“The creation of the CDI College awards represents an exciting opportunity for a national partnership between CDI College and Indspire as well as a new avenue toward success for First Nations, Inuit, and Métis students,” said DeGagné. “These awards ensure that Indigenous students have the financial means to succeed on their educational journeys and ultimately enter their chosen careers.”

Anderson College: Education as Community Upliftment

In the bustling landscape of higher education, Anderson College stands out as a community oriented  institution, championing philanthropy and social responsibility.

Heather Yang of Anderson College believes that education is a potent tool not just for personal growth but also for uplifting communities. This belief is at the core of Anderson College’s community involvement. From organizing book drives, food drives, toy drives, and supporting women’s shelters, they have consistently shown their commitment to making a difference.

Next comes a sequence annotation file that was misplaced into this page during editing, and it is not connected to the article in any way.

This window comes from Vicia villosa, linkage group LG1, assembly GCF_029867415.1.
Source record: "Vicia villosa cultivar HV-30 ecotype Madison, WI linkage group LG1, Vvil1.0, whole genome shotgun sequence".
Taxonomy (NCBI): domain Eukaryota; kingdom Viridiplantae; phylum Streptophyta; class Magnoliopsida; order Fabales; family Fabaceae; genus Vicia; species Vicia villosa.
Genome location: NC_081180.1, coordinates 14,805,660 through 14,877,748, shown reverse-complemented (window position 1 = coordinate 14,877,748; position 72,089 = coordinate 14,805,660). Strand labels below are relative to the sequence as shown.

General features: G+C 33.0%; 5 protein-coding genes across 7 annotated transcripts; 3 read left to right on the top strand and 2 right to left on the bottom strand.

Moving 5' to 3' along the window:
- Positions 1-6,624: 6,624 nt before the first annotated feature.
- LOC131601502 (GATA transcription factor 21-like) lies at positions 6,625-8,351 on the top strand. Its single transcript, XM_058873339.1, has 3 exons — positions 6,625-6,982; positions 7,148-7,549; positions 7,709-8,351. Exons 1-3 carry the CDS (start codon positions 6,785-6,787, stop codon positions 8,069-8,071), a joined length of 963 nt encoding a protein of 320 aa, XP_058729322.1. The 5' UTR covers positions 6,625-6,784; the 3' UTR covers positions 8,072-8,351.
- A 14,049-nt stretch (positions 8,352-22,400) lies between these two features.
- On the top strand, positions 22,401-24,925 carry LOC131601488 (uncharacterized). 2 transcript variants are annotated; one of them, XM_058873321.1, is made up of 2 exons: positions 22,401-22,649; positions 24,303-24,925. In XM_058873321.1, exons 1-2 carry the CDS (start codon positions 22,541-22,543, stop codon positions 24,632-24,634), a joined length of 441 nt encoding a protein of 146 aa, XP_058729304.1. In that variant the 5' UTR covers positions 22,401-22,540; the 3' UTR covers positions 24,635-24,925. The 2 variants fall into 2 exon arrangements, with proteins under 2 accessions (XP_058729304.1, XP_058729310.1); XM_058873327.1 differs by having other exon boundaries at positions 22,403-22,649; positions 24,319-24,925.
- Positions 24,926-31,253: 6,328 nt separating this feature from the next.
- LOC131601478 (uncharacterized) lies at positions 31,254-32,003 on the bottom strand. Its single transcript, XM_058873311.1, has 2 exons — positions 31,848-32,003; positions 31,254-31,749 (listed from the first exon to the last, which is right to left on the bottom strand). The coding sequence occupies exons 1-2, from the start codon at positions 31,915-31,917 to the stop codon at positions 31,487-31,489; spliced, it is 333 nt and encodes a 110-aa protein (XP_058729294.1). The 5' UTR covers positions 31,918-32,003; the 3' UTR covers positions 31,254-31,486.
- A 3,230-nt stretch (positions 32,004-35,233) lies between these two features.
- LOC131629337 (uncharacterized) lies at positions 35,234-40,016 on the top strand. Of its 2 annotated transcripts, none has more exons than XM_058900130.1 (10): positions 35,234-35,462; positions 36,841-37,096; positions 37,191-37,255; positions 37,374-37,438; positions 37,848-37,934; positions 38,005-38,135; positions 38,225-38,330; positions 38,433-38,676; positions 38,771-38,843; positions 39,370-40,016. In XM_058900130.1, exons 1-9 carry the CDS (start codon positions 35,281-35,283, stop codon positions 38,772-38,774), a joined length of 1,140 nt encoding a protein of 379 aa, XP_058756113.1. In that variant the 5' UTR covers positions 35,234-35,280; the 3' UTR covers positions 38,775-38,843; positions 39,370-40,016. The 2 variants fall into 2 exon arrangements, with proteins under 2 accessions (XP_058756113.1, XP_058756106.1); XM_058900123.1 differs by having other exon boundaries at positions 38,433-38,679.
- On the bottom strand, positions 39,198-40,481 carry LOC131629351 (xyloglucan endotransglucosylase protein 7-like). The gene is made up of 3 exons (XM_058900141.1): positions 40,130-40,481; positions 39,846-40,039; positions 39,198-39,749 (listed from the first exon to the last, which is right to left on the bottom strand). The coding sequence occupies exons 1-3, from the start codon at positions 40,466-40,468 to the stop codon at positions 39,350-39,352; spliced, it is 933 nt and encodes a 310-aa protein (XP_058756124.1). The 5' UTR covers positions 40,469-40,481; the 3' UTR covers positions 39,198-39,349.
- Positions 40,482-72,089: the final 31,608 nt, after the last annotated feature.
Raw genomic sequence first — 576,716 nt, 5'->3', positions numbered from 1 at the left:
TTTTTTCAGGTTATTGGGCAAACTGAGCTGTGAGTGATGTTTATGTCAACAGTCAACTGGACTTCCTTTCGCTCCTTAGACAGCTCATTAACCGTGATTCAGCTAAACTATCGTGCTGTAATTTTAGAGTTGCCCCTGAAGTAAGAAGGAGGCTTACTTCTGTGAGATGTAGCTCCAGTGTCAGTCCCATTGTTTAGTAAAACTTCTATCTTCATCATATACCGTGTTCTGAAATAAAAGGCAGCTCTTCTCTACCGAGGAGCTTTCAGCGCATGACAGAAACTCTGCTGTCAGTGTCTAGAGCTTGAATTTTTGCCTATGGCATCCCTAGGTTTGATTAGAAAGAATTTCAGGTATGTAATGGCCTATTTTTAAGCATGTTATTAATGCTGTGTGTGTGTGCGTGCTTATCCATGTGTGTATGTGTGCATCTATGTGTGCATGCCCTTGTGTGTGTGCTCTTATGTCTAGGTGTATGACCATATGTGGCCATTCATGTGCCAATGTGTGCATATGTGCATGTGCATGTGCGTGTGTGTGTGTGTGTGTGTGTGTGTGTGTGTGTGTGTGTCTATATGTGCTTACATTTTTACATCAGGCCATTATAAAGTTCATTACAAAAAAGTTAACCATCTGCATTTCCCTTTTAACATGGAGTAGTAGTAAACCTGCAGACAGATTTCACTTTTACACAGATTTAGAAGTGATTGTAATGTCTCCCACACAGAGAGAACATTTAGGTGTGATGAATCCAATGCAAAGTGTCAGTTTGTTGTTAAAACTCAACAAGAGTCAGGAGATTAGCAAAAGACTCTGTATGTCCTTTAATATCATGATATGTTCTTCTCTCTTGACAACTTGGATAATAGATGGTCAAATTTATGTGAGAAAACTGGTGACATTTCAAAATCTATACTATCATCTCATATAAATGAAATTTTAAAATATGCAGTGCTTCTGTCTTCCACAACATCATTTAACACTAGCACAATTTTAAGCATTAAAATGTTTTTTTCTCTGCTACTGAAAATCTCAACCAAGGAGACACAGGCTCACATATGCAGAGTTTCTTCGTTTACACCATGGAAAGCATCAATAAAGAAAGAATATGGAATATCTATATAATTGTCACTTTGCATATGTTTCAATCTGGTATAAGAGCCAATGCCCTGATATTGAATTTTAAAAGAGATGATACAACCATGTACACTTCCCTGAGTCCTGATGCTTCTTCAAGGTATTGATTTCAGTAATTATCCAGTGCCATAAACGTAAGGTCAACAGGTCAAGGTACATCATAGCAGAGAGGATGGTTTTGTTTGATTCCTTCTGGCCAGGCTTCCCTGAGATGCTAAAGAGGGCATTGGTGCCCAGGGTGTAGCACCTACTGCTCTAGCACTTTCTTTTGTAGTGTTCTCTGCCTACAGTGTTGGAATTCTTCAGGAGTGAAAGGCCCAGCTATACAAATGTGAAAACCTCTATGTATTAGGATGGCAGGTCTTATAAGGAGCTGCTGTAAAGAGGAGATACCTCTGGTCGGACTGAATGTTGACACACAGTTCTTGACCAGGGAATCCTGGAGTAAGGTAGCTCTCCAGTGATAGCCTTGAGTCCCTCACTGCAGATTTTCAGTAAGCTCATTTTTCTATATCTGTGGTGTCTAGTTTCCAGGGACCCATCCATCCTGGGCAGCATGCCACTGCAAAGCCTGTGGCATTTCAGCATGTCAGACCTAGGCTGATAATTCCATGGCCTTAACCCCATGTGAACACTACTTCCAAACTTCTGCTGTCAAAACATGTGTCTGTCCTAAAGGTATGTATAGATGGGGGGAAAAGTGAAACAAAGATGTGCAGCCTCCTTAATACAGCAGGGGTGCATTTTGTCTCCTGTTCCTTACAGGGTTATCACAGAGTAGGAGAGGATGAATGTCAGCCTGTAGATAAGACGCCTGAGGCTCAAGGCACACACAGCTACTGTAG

“As a part of the wider community, giving back has always been at the heart of Anderson College. As a Career College operator, I am deeply motivated by the belief that education is not only about personal growth but also about uplifting the communities we serve.” Heather tells us.

In response to the COVID-19 pandemic, Anderson College distributed 50,000 masks – a gesture that helped protect their community during challenging times. Additionally, they made a substantial $10,000 donation to St. Michael’s Hospital, further exemplifying their dedication to community well-being. At Anderson College, giving back isn’t seen so much as a responsibility, but rather as a privilege. According to Heather, It’s about contributing to a brighter, more inclusive future for their community and for all those seeking knowledge and opportunity within it.